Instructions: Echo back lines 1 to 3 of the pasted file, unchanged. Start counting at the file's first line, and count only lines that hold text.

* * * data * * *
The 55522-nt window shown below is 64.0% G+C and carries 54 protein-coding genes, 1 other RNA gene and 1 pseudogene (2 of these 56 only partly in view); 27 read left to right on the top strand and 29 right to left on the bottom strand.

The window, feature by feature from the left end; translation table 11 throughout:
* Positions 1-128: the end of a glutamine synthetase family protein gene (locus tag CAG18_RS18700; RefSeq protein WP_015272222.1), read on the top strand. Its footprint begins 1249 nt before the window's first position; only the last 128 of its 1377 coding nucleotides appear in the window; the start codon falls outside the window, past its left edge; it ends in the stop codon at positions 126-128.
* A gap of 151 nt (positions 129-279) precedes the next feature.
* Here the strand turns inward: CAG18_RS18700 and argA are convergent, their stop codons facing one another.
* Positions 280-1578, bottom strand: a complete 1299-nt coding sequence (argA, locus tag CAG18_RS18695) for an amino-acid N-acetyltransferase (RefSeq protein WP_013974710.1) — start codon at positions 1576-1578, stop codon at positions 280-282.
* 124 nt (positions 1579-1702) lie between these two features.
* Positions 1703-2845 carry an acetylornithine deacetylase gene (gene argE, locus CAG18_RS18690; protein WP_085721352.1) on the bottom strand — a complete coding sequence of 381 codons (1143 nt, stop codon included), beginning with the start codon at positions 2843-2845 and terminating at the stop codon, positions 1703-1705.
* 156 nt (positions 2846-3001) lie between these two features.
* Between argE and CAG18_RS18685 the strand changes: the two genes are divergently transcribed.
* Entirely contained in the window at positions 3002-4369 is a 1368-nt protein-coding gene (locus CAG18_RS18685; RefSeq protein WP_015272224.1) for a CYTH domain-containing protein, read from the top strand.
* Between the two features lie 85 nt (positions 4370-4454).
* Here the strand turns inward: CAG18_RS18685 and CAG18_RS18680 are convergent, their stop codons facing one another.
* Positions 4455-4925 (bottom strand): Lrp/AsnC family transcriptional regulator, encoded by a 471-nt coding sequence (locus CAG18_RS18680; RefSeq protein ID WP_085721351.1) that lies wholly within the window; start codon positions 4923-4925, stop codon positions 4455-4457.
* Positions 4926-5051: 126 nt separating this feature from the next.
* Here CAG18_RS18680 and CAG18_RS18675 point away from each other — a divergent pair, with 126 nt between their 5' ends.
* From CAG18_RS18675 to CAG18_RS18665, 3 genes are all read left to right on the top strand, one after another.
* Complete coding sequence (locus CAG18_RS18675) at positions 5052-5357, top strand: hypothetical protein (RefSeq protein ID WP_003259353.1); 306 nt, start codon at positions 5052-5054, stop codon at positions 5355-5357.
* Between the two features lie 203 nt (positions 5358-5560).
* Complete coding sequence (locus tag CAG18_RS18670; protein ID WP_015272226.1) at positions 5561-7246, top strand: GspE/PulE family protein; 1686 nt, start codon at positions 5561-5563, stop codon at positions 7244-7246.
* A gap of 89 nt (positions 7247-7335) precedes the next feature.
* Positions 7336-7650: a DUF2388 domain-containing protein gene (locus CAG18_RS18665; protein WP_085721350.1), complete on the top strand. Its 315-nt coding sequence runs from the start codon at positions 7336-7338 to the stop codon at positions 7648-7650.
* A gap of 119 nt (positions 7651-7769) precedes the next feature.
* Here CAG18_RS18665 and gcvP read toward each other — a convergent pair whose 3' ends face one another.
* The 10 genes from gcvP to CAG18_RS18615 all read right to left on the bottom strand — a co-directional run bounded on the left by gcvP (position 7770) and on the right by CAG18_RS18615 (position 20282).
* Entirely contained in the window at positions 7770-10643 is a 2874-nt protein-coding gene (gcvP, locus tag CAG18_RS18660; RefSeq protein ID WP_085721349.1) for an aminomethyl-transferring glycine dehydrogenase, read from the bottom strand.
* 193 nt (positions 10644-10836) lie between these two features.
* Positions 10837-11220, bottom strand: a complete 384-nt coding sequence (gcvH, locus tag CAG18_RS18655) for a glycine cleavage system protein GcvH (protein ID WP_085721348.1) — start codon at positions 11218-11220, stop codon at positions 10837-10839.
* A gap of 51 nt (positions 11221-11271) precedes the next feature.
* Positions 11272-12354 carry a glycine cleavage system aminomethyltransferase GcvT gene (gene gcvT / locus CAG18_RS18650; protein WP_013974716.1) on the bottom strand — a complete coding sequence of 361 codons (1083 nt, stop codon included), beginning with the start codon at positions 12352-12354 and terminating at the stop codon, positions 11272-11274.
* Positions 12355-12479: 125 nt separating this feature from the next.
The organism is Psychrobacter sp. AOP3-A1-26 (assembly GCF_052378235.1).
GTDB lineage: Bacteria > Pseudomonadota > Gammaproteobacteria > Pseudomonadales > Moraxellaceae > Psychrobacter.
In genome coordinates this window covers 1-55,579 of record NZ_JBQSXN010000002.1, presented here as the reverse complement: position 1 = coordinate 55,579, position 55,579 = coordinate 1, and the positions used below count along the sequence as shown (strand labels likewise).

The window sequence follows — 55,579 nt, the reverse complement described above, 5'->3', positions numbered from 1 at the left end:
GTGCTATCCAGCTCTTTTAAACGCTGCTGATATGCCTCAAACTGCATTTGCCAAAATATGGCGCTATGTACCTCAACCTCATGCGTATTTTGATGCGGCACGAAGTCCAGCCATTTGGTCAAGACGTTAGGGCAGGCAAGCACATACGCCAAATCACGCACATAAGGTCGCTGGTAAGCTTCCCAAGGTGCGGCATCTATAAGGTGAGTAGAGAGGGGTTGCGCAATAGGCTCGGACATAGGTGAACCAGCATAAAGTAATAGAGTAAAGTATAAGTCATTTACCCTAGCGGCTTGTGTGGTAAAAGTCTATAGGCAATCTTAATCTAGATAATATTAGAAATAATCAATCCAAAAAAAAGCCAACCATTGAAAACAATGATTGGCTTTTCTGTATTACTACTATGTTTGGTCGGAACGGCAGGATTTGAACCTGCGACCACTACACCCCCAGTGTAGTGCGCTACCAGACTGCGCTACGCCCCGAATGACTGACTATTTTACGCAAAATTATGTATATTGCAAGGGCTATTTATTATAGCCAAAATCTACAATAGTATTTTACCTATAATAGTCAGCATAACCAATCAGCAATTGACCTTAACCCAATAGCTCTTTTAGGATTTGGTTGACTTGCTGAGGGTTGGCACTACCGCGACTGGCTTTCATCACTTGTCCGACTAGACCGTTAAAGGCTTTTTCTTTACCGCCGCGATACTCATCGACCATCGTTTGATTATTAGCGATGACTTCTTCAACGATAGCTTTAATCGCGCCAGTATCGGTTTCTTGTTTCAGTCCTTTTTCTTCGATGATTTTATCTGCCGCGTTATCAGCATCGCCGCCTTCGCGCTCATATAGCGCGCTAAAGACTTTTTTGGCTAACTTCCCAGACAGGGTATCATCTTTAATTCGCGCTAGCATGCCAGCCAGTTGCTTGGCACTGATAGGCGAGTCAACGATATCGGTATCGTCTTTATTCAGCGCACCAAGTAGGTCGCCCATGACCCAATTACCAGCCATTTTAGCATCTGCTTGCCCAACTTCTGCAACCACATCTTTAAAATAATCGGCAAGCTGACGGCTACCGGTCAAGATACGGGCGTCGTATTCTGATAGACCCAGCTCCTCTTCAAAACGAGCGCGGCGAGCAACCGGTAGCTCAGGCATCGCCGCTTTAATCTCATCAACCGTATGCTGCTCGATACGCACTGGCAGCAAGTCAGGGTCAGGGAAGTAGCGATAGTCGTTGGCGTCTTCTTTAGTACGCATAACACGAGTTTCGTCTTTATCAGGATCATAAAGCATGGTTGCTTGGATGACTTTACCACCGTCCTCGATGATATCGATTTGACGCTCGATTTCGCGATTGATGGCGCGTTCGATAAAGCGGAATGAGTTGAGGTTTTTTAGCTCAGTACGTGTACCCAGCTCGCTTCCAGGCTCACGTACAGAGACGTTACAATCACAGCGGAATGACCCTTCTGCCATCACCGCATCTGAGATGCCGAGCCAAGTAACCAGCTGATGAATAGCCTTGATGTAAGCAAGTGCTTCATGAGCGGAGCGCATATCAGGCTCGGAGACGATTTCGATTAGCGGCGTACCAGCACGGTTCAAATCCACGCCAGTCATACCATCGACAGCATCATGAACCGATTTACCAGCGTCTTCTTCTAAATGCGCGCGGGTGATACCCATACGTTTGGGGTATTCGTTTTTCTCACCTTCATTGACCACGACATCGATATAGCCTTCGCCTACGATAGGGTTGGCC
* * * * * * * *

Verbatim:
The 55522-nt window shown below is 64.0% G+C and carries 54 protein-coding genes, 1 other RNA gene and 1 pseudogene (2 of these 56 only partly in view); 27 read left to right on the top strand and 29 right to left on the bottom strand.

The window, feature by feature from the left end; translation table 11 throughout:
* Positions 1-128: the end of a glutamine synthetase family protein gene (locus tag CAG18_RS18700; RefSeq protein WP_015272222.1), read on the top strand. Its footprint begins 1249 nt before the window's first position; only the last 128 of its 1377 coding nucleotides appear in the window; the start codon falls outside the window, past its left edge; it ends in the stop codon at positions 126-128.